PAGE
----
A first preferred embodiment of the method to apply the sealant/adhesive layer 21 onto dielectric layer 9 will be described with reference to FIGS. 5 and 6. FIG. 5 shows a substrate identical to substrate 1 of FIG. 4, but having a liquid solution 23, such as water, ethylene glycol, or the like, contained within cavity 17. This liquid solution 23 can be sprayed, or otherwise placed into cavities 17, e.g. by immersing the substrate in the liquid to be placed in the cavities and then removing the liquid from the surface by evacuating or applying ultrasonic energy to the substrate, as well as blowing, squeegeeing, or the like. Referring to FIG. 6, one method of actually applying a continuous layer 21 onto dielectric 9 is shown. A roller 25 is provided with a thin continuous sealant/adhesive layer of thermoplastic or thermoset material 27 thereon. Layer 27 can be placed around the circumference by a number of conventional techniques such as moving the roller 25, over a specified amount of joining material disposed on a flat surface, or spraying the material onto roller 25 or the like. The roller 25 is then continuously rolled over the substrate shown in FIG. 6, with the solution 23 disposed in cavities 17. The motion of the roller 25 in FIG. 6 is shown by an arrow noted with reference numeral 31. Similarly, the motion of the outer surface of roller 25, with respect to the top surface of dielectric layer 9, is shown by arrows 33. Therefore, it can be seen that as roller 25 moves from left to right across the top of dielectric 9, material 27 is disposed continuously along top surface 9 except where the solution 23 contained in cavities 17 is encountered. It will be understood by those skilled in the art, that the thermoplastic or thermoset layer 27 will only adhere to the dielectric 9, due to the non-wetting properties of solution 23 with respect to the joining material, therefore no sealant/adhesive will be placed at any point where solution 23 is encountered. Consequently, a continuous layer 21, having defined holes 22, precisely corresponding to the diameter of cavities 17, is placed along the top surface of dielectric 9. Further, it can be seen that the portions of continuous layer 27 corresponding to cavities 17 will remain adhered to roller 25 as it moves across the surface of dielectric 9, as shown in FIG. 6 by reference numeral 29. Subsequent to the placement of layer 21 along dielectric 9, solution 23 is then removed from cavities 17 by drying, rinsing or other means known in the art.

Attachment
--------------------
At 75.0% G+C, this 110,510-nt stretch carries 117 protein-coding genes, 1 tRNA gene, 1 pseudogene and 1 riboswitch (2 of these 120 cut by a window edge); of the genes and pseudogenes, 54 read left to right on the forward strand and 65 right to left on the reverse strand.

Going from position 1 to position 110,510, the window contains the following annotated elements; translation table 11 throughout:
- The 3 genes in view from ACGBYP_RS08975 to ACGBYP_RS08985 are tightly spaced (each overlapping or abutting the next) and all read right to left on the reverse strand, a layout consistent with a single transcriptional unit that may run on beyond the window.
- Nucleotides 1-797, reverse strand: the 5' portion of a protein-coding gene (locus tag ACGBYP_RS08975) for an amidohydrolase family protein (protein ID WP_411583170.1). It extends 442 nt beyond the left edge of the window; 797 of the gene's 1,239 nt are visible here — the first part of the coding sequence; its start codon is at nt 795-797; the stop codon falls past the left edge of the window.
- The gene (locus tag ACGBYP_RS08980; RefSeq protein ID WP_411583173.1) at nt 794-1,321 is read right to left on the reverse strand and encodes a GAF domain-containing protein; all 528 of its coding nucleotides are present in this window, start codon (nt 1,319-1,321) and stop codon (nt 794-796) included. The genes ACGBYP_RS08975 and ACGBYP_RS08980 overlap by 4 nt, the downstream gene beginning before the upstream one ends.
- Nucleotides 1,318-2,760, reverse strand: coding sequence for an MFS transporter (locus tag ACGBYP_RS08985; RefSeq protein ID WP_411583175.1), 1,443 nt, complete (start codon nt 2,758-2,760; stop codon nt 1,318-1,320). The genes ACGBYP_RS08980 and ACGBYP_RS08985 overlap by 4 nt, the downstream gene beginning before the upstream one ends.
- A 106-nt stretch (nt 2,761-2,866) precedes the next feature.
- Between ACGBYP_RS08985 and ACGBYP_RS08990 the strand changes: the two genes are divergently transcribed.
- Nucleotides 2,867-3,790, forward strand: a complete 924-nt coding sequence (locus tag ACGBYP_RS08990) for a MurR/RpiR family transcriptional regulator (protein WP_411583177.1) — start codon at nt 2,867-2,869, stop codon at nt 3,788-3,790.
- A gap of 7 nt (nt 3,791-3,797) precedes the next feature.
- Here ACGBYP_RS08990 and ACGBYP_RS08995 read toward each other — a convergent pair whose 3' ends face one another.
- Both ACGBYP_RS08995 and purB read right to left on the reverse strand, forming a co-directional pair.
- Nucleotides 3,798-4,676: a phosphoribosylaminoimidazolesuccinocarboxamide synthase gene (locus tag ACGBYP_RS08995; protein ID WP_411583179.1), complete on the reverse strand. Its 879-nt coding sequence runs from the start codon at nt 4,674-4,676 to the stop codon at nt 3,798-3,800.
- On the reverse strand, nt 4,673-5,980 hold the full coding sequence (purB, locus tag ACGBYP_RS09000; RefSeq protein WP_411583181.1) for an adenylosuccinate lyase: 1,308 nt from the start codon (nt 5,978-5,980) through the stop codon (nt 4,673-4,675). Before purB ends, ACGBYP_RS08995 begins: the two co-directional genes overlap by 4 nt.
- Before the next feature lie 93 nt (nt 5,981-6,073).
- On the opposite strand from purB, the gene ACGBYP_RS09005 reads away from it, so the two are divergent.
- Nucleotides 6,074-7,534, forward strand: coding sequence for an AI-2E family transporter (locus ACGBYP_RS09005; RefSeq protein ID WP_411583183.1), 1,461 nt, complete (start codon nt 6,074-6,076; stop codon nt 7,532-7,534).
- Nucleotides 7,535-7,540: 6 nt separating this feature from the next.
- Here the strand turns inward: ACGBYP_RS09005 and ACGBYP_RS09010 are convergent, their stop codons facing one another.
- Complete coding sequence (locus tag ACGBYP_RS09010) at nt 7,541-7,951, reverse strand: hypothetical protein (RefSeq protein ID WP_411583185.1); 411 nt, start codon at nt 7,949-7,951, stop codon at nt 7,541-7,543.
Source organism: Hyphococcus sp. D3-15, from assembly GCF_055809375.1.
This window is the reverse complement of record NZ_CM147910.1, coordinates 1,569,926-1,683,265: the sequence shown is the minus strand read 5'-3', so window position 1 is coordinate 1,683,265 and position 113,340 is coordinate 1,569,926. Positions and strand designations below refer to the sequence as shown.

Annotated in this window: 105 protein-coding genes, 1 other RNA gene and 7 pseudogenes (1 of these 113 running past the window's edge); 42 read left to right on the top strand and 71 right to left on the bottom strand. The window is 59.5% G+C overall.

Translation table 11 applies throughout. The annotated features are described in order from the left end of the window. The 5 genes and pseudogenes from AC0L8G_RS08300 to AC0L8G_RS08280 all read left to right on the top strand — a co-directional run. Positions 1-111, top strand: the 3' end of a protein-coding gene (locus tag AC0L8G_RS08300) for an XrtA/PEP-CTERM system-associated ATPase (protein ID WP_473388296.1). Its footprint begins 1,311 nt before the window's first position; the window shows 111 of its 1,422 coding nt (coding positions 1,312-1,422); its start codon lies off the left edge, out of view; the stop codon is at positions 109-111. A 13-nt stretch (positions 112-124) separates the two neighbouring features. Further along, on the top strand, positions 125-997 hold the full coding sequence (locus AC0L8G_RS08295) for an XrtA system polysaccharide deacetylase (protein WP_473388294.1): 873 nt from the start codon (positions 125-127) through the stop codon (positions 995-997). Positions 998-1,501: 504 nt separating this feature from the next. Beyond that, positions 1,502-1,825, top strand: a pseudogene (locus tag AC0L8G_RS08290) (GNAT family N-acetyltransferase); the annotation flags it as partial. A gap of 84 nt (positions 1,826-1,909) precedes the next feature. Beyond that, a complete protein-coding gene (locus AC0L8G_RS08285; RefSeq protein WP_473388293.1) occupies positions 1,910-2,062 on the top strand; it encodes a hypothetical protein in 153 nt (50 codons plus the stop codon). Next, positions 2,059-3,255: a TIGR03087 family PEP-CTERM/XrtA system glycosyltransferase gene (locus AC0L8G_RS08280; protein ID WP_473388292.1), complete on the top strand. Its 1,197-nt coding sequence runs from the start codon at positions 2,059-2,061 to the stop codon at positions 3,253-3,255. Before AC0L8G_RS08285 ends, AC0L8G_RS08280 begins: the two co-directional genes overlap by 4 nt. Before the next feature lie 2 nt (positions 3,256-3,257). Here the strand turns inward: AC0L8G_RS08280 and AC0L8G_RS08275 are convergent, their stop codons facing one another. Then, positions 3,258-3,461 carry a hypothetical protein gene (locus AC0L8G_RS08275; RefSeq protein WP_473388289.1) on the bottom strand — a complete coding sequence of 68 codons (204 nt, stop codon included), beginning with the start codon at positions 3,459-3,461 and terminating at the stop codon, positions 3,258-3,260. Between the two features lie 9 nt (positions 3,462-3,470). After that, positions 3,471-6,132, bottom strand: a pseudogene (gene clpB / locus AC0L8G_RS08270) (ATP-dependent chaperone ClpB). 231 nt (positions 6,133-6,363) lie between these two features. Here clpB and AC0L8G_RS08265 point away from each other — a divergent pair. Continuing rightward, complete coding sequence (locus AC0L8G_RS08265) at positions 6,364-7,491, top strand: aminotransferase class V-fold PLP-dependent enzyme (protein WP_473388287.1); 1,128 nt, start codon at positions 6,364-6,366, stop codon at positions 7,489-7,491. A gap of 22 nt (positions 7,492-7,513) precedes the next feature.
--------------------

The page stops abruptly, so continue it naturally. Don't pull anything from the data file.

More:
Other preferred embodiments of the present invention include using spray coating, roller coating, curtain coating, slot coating, or the like to apply the thermoplastic/thermoset layer 21 to the substrate shown in FIG. 5. For example. FIG. 14 shows layer 21a being applied by curtain coating methods. Curtain coating apparatus 60 contains the appropriate type of material 61 (thermoplastic or thermoset) in a reservoir 62. The material 61 is then fed through a substantially rectangular slot 64 which creates a continuously downwardly moving sheet of material 61. Substrate 1 is then moved perpendicularly with respect to the downwardly moving material 61 in the direction as shown by arrow 68. In this manner a continuous layer 21a of adhesive/sealant material is placed upon the surface of layer 9 everywhere except the cavities 17 containing solution 23, as described above.
FIG. 15 shows a spray coating method wherein a layer 21b is applied to the surface of layer 9 of substrate 1. In this embodiment, a sprayer 70, having a reservoir 74 with pressurized adhesive/sealant material 76 and nozzle 72, is disposed substantially adjacent to substrate 1. Material 76 is forced through nozzle 72 forming spray 78 which coats the surface of layer 9 as substrate 1 moves in the direction of arrow 80. Again, the surface of layer 9 is continuously coated with adhesive/sealant layer 21b, except where the spray 78 encounters solution 23 within cavities 17.
It should be noted that the above described methods of applying the adhesive/sealant material are not limited to applications involving the joining of a chip and substrate, or multiple substrates. That is, other applications requiring a continuous layer of material are also contemplated by the present invention, such as forming a plating mask, etch mask, or the like.
In another preferred embodiment, offset printing techniques are utilized to apply the adhesive to the top of dielectric 9. FIGS. 8-11 will be used to describe this technique as it applies to the present invention. FIG. 9 shows a cylindrical roller 39 with a master template 35 disposed therearound. The template 35 includes a plurality of projections 37 on one side thereof which extend outwardly from roller 39, a portion of projections of 37 are shown in FIG. 9, however it will be understood that the entire surface of master 35 may be covered by projections 37. Master 35 is fabricated from a resilient material such that it can be disposed around the outside surface of roller 39.